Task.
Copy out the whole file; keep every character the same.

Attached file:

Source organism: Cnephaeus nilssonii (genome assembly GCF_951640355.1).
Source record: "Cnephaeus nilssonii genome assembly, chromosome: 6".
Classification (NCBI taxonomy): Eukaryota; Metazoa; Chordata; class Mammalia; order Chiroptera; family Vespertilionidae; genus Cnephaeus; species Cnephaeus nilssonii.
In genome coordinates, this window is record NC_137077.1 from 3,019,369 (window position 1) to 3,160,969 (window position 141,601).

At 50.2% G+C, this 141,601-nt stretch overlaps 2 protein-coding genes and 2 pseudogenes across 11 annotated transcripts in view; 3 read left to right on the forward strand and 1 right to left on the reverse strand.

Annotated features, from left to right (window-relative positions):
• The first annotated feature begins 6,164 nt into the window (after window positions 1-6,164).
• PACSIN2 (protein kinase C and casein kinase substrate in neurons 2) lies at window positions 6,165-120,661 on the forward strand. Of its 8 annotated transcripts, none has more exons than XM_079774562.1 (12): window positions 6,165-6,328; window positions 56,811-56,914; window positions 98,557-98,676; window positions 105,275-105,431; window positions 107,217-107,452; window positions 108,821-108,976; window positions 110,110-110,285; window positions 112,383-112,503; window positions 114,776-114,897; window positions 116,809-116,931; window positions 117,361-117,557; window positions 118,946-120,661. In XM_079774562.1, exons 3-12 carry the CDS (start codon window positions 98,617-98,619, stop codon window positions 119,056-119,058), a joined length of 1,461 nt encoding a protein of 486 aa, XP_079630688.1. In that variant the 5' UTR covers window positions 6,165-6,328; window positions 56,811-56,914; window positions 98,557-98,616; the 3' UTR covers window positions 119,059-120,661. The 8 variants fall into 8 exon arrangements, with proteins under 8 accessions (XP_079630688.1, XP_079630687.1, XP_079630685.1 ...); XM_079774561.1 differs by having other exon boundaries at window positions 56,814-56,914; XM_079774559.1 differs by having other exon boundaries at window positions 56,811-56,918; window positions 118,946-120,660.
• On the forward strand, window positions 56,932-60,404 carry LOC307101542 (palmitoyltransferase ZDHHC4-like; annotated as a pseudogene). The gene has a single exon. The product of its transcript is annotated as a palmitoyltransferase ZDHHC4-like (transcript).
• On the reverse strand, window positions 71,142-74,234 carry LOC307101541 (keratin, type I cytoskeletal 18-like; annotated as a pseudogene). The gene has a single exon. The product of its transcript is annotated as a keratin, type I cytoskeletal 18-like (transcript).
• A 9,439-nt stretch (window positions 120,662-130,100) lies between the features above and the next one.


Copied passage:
Source organism: Cnephaeus nilssonii (genome assembly GCF_951640355.1).
Source record: "Cnephaeus nilssonii genome assembly, chromosome: 6".
Classification (NCBI taxonomy): Eukaryota; Metazoa; Chordata; class Mammalia; order Chiroptera; family Vespertilionidae; genus Cnephaeus; species Cnephaeus nilssonii.
In genome coordinates, this window is record NC_137077.1 from 3,019,369 (window position 1) to 3,160,969 (window position 141,601).

At 50.2% G+C, this 141,601-nt stretch overlaps 2 protein-coding genes and 2 pseudogenes across 11 annotated transcripts in view; 3 read left to right on the forward strand and 1 right to left on the reverse strand.

Annotated features, from left to right (window-relative positions):
• The first annotated feature begins 6,164 nt into the window (after window positions 1-6,164).
• PACSIN2 (protein kinase C and casein kinase substrate in neurons 2) lies at window positions 6,165-120,661 on the forward strand. Of its 8 annotated transcripts, none has more exons than XM_079774562.1 (12): window positions 6,165-6,328; window positions 56,811-56,914; window positions 98,557-98,676; window positions 105,275-105,431; window positions 107,217-107,452; window positions 108,821-108,976; window positions 110,110-110,285; window positions 112,383-112,503; window positions 114,776-114,897; window positions 116,809-116,931; window positions 117,361-117,557; window positions 118,946-120,661. In XM_079774562.1, exons 3-12 carry the CDS (start codon window positions 98,617-98,619, stop codon window positions 119,056-119,058), a joined length of 1,461 nt encoding a protein of 486 aa, XP_079630688.1. In that variant the 5' UTR covers window positions 6,165-6,328; window positions 56,811-56,914; window positions 98,557-98,616; the 3' UTR covers window positions 119,059-120,661. The 8 variants fall into 8 exon arrangements, with proteins under 8 accessions (XP_079630688.1, XP_079630687.1, XP_079630685.1 ...); XM_079774561.1 differs by having other exon boundaries at window positions 56,814-56,914; XM_079774559.1 differs by having other exon boundaries at window positions 56,811-56,918; window positions 118,946-120,660.
• On the forward strand, window positions 56,932-60,404 carry LOC307101542 (palmitoyltransferase ZDHHC4-like; annotated as a pseudogene). The gene has a single exon. The product of its transcript is annotated as a palmitoyltransferase ZDHHC4-like (transcript).
• On the reverse strand, window positions 71,142-74,234 carry LOC307101541 (keratin, type I cytoskeletal 18-like; annotated as a pseudogene). The gene has a single exon. The product of its transcript is annotated as a keratin, type I cytoskeletal 18-like (transcript).
• A 9,439-nt stretch (window positions 120,662-130,100) lies between the features above and the next one.